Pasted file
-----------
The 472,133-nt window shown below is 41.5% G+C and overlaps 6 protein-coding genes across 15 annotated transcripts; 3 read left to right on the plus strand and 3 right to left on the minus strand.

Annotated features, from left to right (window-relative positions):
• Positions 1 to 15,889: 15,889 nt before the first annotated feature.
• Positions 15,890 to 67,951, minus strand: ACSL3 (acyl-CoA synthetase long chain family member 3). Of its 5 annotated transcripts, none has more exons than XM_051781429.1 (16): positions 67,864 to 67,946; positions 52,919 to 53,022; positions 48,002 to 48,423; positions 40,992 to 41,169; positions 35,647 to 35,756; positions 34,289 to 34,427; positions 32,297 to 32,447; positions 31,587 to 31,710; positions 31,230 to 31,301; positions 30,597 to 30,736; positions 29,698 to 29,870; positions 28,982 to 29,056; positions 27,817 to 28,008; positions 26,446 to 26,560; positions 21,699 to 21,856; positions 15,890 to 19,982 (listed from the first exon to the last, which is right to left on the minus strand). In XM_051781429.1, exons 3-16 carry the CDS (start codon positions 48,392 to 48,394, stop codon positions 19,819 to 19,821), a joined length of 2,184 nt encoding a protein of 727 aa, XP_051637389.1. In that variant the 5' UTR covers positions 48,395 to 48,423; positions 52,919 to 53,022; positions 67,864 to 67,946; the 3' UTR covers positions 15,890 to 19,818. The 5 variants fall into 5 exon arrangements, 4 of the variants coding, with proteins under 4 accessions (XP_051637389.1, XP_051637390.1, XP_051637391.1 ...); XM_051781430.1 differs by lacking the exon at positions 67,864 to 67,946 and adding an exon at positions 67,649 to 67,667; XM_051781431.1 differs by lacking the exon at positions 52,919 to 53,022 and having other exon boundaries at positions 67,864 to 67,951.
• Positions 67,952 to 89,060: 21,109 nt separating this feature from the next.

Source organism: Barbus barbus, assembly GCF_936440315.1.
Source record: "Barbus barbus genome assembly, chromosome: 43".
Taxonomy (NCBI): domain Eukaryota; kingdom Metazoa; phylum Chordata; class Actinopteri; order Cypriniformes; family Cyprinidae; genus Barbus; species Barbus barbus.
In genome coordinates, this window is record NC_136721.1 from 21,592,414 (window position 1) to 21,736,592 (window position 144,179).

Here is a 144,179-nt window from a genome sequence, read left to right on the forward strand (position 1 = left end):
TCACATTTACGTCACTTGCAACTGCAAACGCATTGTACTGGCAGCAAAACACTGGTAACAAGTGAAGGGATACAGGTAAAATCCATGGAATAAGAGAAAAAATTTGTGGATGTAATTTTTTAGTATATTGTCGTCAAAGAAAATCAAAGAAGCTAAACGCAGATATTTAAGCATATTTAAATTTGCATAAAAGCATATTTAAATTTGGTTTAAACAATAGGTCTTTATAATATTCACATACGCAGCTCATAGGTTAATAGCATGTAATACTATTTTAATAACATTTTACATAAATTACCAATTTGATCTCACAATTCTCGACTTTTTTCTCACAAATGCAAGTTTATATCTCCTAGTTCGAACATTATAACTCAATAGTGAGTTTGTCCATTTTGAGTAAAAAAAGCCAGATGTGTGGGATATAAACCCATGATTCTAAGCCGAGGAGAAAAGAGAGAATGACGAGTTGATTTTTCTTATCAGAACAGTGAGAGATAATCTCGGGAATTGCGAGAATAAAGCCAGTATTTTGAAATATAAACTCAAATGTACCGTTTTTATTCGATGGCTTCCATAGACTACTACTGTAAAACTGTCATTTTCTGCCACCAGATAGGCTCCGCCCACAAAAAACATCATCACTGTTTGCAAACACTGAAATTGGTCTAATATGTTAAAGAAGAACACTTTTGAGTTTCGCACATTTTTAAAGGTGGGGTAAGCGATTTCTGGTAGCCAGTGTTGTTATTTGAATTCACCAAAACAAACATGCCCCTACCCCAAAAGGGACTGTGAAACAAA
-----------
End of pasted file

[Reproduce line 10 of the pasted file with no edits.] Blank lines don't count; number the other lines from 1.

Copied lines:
Here is a 144,179-nt window from a genome sequence, read left to right on the forward strand (position 1 = left end):